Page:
A low threshold high ceiling task is one which is designed to be mathematically accessible, and to have built-in extension opportunities. In other words, everyone can get started and everyone can get stuck. In this updated feature, we bring together our favourite low threshold high ceiling tasks, as well as two articles which will support you in creating a low threshold high ceiling
classroom.

The last day for submitting solutions to our live problems is Monday 9 December.

In this article for teachers, we explain what is meant by Low Threshold High Ceiling tasks, and why we like them.

This article explores the key features of a Low Threshold High Ceiling classroom.

Can you put these shapes in order of size? Start with the smallest.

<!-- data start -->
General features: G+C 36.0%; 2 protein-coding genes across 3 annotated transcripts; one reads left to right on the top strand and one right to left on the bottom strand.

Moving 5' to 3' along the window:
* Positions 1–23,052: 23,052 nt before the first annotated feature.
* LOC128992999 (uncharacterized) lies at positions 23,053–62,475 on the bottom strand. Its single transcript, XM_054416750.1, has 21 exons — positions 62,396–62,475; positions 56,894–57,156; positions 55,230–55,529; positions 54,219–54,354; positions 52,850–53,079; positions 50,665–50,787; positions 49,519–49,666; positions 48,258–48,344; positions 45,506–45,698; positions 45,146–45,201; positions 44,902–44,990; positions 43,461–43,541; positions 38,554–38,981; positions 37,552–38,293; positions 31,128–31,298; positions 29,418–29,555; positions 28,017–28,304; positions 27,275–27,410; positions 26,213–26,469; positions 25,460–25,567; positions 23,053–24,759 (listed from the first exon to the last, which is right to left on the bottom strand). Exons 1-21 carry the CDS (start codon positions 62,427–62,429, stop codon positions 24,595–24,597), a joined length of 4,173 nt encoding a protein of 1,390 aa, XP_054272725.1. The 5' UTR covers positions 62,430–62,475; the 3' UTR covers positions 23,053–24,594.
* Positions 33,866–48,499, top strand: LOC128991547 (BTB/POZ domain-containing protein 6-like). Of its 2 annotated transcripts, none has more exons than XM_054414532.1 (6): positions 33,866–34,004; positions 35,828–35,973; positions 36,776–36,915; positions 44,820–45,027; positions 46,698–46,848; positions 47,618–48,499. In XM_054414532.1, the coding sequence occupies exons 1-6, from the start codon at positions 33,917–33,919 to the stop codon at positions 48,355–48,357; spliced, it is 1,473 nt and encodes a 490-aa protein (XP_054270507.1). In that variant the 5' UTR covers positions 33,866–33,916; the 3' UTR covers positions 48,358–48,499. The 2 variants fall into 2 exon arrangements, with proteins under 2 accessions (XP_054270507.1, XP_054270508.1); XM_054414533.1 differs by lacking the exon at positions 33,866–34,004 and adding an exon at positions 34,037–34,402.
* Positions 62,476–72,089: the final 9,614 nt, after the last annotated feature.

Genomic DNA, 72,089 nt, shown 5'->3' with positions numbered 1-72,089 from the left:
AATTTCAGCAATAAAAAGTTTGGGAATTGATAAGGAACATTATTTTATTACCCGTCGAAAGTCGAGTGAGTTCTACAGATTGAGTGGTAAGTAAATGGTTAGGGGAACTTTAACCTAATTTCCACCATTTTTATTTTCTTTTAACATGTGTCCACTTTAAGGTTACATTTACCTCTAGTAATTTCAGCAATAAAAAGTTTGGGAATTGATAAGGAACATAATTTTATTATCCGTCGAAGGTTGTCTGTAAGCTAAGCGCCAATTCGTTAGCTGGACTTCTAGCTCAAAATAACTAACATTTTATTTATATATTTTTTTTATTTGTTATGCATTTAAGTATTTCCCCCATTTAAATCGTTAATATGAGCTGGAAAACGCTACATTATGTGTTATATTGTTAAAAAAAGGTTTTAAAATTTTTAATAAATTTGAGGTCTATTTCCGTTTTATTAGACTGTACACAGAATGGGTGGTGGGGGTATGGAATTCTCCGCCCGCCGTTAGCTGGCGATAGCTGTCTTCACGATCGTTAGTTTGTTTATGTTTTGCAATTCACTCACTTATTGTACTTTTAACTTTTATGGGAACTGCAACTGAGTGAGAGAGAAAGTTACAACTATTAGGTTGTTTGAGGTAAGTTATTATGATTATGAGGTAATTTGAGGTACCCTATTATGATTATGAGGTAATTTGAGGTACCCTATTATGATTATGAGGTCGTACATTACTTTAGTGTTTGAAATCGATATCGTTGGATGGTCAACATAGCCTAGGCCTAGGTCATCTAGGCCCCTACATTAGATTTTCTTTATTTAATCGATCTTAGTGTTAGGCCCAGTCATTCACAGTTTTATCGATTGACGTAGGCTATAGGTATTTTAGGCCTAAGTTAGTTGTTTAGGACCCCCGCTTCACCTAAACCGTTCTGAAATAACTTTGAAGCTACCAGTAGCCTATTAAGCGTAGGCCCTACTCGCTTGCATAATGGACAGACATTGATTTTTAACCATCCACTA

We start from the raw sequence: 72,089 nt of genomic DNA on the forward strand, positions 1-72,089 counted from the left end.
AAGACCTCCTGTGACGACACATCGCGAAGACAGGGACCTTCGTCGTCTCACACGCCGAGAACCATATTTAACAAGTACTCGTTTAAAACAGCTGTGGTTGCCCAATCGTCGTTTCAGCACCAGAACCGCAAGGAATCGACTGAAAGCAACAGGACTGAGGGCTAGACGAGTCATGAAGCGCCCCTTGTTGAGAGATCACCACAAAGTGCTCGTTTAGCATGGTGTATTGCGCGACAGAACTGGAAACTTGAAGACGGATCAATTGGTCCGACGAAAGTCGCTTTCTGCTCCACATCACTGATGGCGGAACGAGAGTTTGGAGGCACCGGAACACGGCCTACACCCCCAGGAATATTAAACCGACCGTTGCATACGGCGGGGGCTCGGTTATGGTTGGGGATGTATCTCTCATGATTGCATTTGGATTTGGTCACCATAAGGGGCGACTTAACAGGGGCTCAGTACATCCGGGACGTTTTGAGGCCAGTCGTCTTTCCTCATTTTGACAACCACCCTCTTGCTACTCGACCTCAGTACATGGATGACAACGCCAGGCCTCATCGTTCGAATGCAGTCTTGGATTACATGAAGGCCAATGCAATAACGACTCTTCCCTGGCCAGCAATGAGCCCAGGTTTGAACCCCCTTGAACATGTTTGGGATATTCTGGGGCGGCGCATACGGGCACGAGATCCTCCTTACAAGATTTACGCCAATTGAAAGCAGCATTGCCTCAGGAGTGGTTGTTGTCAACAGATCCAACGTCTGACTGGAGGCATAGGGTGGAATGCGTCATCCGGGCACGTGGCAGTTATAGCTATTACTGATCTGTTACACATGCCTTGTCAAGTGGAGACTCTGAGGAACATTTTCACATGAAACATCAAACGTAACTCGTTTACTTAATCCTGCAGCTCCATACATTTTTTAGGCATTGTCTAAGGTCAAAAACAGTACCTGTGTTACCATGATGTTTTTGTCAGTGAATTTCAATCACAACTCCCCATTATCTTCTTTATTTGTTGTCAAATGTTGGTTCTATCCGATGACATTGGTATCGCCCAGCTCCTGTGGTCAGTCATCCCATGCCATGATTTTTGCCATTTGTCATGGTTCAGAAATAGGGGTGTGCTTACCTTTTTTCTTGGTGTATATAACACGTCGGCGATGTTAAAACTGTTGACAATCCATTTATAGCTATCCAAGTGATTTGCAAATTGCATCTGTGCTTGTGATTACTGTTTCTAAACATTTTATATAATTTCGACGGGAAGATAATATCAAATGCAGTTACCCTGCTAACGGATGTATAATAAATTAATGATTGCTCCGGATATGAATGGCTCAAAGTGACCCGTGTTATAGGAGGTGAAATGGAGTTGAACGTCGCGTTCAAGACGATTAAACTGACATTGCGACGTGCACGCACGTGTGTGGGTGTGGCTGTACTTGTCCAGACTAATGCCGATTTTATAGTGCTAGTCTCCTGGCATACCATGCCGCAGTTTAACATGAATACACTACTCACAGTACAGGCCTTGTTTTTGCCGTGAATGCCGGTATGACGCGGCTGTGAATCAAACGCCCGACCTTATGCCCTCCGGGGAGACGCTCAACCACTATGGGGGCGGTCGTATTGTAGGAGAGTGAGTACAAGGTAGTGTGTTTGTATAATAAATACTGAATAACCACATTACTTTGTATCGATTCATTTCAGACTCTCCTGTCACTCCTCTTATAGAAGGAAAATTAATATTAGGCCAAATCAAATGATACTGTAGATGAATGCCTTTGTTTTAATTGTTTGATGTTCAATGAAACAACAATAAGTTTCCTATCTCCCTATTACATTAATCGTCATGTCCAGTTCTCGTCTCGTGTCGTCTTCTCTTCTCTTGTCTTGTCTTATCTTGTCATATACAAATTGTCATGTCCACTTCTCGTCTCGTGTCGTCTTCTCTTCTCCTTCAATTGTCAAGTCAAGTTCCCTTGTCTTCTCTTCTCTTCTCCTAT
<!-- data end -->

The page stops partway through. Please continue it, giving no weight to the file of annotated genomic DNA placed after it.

Sort the houses in my street into different groups. Can you do it in any other ways?

How many different triangles can you draw on the dotty grid which each have one dot in the middle?

Noah saw 12 legs walk by into the Ark. How many creatures did he see?

Have a look at these photos of different fruit. How many do you see? How did you count?

This is an adding game for two players.

Cut four triangles from a square as shown in the picture. How many different shapes can you make by fitting the four triangles back together?

The computer has made a rectangle and will tell you the number of spots it uses in total. Can you find out where the rectangle is?

An investigation that gives you the opportunity to make and justify predictions.

How many different triangles can you make on a circular pegboard that has nine pegs?

I added together some of my neighbours' house numbers. Can you explain the patterns I noticed?

Can you find examples of magic crosses? Can you find all the possibilities?

Choose four different digits from 1-9 and put one in each box so that the resulting four two-digit numbers add to a total of 100.